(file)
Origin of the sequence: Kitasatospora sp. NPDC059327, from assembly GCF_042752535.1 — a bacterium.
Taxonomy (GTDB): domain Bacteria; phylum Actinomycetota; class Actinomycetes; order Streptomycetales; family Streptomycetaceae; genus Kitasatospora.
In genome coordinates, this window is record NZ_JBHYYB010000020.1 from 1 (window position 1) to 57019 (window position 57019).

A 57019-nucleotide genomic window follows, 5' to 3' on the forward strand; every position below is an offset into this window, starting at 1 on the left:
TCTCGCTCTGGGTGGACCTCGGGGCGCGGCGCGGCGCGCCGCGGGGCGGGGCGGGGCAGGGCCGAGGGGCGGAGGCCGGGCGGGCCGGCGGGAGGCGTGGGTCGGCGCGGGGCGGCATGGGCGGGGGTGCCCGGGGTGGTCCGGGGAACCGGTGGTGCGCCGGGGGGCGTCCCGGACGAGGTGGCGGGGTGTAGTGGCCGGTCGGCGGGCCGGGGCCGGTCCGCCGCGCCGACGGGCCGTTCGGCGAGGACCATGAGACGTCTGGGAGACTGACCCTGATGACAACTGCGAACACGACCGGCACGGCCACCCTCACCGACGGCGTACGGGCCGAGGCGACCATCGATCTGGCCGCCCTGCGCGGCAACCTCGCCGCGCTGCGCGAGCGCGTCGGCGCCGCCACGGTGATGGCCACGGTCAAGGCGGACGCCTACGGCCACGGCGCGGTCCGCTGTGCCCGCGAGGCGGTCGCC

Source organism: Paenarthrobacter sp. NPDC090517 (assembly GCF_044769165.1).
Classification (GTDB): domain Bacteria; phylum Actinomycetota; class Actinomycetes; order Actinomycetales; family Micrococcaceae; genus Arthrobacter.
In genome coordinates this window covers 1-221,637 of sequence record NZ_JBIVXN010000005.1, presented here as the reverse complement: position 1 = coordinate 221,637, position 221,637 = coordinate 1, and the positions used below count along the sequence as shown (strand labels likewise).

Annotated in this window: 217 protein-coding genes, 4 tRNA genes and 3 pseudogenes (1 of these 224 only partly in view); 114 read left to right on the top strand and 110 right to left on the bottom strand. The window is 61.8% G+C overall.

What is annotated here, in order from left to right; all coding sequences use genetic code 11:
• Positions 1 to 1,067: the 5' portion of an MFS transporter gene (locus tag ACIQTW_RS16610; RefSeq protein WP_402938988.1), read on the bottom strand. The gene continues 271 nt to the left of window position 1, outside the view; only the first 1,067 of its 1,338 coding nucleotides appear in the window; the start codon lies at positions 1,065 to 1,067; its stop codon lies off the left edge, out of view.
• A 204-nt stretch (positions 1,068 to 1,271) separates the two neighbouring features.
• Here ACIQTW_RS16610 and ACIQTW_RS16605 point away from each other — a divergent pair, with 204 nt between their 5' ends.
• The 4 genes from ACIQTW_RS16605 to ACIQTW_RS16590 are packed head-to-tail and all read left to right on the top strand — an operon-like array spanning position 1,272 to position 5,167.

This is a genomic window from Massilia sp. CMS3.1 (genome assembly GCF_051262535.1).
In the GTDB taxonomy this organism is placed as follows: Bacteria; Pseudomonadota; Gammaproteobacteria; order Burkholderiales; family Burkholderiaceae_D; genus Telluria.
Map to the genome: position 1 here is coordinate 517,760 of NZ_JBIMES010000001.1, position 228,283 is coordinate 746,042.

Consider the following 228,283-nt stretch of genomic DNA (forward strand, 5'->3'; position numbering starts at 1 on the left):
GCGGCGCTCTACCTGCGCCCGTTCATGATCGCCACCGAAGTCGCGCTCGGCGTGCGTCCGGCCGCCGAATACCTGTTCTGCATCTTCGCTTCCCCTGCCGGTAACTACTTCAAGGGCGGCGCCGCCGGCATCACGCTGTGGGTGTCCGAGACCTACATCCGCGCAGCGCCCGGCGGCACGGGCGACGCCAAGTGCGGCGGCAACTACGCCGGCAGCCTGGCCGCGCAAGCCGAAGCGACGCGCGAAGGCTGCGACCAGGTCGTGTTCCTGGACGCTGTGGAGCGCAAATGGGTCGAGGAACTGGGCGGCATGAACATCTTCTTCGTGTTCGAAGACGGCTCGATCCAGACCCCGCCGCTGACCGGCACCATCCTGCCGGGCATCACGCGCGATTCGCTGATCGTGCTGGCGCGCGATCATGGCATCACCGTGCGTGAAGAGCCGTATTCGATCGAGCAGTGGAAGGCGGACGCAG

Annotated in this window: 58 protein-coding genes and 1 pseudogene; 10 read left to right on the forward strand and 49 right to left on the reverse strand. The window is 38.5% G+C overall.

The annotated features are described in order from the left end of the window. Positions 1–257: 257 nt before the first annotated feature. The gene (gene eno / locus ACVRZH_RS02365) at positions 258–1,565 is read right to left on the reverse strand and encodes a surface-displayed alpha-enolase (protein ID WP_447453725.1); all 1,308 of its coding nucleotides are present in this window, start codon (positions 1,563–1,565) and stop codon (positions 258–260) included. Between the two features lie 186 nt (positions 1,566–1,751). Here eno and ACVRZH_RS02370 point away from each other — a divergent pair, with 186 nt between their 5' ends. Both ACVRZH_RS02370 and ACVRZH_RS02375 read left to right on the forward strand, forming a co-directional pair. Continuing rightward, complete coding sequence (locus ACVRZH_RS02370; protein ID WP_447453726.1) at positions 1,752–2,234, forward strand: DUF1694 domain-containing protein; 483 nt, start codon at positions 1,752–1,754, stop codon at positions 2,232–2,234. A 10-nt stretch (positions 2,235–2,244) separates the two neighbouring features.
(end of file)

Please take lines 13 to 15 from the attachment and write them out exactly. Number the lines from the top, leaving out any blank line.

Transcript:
• Here ACIQTW_RS16610 and ACIQTW_RS16605 point away from each other — a divergent pair, with 204 nt between their 5' ends.
• The 4 genes from ACIQTW_RS16605 to ACIQTW_RS16590 are packed head-to-tail and all read left to right on the top strand — an operon-like array spanning position 1,272 to position 5,167.

This is a genomic window from Massilia sp. CMS3.1 (genome assembly GCF_051262535.1).